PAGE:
GREENWICH, Conn., June 8 (UPI) -- Connecticut wildlife officials said a black bear that wandered over the border from New Jersey will be relocated to a state forest.
Conservation Director Denise Savageau said the bear, which was tranquilized and removed from a Greenwich back yard, was found to have a tag placing its origins in New Jersey, the Greenwich Time reported Thursday.
"Bears don't know borders," Savageau said. "That's just where the bear happened to be tagged and born. That doesn't mean it's going to stay there."
Savageau and Dennis Schain, a spokesman for the Connecticut Department of Energy and Environmental Protection, said wildlife officers have not revealed the bear's exact age or its sex.
The bear, which police said did not pose a threat to humans or animals, will be placed in a state forest, Schain said.
Peanut butter results in graduation bans
SACRAMENTO, June 8 (UPI) -- A California high school said about 30 students were banned from graduation ceremonies for a prank involving peanut butter.
Peter Lambert, principal of C.K. McClatchy High School in The Sacramento City Unified School District, said the seniors were banned from walking at the Friday graduation ceremonies after redecorating the school Sunday night with peanut butter, spray paint, toilet paper and eggs, the Sacramento Bee reported Thursday.
"That was an immediate factor because I knew several of our students have peanut allergies," Lambert said.
He said he called the families of the allergic students and warned them not to come in to school Monday, but at least one student did come in and suffered a "bad allergic reaction."
The principal said the mess left by the students will cost more than $5,000 to rectify.
Lambert said the school's resource officer is involved in the investigation.
"If you're destroying property at the school and the dollar amount is so high that it takes several people to fix it, and the school is having to pay a lot of money, then it may go criminal," Sacramento police spokesman Sgt. Andrew Pettit said.
Students given Breathalyzer tests
ST. CHARLES, Minn., June 8 (UPI) -- Some parents of graduates at a Minnesota school said they were outraged to learn all students had been given Breathalyzer tests at the graduation rehearsal.
Jim Welp said he was surprised when his son, Alec, called him Friday morning to say he and the 72 other members of his graduating class had been given the alcohol breath test during graduation rehearsal Friday morning, the Winona (Minn.) Daily News reported Thursday.
"When he said that right away I knew, they can't do that," Welp said.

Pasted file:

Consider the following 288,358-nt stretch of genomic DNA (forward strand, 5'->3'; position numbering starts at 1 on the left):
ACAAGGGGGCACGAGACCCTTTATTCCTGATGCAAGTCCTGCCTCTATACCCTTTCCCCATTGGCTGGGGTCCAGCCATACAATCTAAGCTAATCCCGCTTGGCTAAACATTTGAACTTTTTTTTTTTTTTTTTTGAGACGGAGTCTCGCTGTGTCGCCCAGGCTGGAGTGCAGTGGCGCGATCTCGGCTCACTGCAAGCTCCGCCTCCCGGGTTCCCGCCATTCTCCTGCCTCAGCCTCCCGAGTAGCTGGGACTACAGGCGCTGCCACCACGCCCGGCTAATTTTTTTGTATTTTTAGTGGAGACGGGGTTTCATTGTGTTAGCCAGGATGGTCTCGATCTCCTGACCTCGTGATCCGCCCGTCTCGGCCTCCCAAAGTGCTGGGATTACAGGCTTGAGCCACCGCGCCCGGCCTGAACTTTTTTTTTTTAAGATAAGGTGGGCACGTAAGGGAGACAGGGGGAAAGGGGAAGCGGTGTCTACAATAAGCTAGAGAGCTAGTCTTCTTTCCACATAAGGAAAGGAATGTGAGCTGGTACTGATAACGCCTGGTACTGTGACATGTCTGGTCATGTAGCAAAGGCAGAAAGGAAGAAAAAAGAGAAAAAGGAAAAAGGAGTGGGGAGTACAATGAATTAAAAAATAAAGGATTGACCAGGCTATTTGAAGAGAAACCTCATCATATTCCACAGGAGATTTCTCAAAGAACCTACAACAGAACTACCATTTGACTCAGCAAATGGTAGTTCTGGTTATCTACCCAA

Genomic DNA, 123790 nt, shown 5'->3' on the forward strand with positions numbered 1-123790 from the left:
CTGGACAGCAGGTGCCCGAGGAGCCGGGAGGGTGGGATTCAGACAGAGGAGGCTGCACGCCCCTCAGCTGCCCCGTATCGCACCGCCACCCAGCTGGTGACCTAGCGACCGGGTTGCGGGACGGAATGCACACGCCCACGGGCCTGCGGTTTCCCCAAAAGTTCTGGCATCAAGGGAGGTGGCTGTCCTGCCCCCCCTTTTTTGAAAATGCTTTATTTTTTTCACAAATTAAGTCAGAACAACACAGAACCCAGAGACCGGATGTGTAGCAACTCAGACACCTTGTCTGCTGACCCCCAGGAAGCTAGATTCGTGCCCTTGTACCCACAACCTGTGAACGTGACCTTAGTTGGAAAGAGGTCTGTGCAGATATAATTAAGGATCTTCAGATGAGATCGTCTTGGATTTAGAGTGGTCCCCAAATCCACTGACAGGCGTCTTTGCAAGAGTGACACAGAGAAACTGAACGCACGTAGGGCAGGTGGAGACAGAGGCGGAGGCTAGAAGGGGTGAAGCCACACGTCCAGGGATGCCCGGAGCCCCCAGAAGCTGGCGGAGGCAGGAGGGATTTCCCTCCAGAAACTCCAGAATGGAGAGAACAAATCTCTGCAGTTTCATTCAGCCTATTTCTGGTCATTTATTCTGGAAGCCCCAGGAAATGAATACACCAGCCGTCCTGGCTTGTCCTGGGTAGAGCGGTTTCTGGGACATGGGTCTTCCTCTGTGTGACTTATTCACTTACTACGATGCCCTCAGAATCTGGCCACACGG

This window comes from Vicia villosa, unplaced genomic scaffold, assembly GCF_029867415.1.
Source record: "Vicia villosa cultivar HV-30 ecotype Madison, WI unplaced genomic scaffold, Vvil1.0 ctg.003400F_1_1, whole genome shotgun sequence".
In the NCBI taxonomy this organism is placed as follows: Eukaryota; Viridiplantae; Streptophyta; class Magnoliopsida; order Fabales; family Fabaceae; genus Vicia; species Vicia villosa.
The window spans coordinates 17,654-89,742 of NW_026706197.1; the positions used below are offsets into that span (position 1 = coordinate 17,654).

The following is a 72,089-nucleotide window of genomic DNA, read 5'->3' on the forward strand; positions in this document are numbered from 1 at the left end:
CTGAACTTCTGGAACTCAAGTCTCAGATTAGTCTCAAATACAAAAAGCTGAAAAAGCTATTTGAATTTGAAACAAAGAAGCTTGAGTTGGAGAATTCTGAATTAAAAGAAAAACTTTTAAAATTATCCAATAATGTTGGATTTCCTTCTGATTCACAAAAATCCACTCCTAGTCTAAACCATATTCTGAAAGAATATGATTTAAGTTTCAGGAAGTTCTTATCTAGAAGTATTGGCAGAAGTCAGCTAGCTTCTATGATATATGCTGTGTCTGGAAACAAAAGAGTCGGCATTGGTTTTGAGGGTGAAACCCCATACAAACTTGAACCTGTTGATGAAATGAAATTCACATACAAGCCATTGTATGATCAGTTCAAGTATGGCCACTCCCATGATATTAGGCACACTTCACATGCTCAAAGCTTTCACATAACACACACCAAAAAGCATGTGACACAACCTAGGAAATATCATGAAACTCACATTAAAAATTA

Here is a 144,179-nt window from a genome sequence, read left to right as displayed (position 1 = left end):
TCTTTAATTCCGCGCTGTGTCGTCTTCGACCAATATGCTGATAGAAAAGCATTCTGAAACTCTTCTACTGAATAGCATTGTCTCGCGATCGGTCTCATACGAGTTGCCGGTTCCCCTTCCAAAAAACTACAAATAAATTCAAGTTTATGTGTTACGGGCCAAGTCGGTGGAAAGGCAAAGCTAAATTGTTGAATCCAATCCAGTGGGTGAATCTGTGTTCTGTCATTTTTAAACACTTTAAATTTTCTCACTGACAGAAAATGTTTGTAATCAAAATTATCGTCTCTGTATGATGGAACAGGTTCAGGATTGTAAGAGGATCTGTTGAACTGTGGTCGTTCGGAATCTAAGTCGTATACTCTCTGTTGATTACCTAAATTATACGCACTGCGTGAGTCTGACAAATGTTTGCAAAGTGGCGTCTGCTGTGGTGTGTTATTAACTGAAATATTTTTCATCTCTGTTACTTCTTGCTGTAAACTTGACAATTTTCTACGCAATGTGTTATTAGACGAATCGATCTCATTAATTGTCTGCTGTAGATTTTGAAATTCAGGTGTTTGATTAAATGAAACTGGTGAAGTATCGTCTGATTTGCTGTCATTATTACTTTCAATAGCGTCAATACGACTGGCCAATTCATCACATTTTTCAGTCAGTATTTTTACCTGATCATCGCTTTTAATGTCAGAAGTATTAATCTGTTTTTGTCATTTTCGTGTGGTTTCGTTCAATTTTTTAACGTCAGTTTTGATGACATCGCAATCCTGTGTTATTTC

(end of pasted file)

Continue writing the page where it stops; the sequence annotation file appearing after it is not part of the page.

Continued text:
He said he questioned school administrators and they insisted they had the right to test the students.
"They said they did, I said you don't, I said you have to have probable cause," he said.
Officials said a group of about 20 students had smelled of alcohol.
"I said you can't test them all because some of the students have alcohol," he said.
Superintendent Mark Roubinek said teachers feared for the safety of intoxicated students driving home from the rehearsal.
"It was a bad situation, it would've been a terrible situation if some kids would've gotten hurt or killed," Roubinek said. "In our discussions and working with them, we moved on to the next stage."
Officials said all of the students, including those who tested positive, were allowed to walk at graduation. Several parents said they plan to raise the subject at a June 11 school board meeting.
MLB-drafted student to walk in graduation
CHARLOTTE, N.C., June 8 (UPI) -- A North Carolina high school student will be allowed to graduate after missing the rehearsal to accept a contract with the Boston Red Sox, officials said.
Ty Buttrey and his family said they missed Tuesday night's rehearsal for the June 12 Providence High School graduation in Charlotte because the student was on the phone working out a deal to play for the Major League Baseball team, WBTV, Charlotte, reported Thursday.
Principal Harrill Tracey said Wednesday morning the family erred in assuming Buttrey would not be allowed to walk in the graduation.
"The parents assumed that (Buttrey) would not participate in the ceremony without having a conversation with the principal prior to the rehearsal," she said. "I have worked with several families who contacted me prior to rehearsal to accommodate extenuating circumstances including a college athlete and a rising college freshman who attended an orientation. Graduations are a milestone and should be a memorable event for all families. I look forward to meeting with the (Buttrey's) parents to discuss the matter at hand."
The family met with Harrill Wednesday afternoon and the principal decided to allow Buttrey to walk in the graduation ceremony.
"No decision had been made prior to this meeting and Ms. Harrill never told Ty or his parents that he could not walk," a school representative said Wednesday evening. "She communicated her decision directly to Ty and his mother at today's meeting."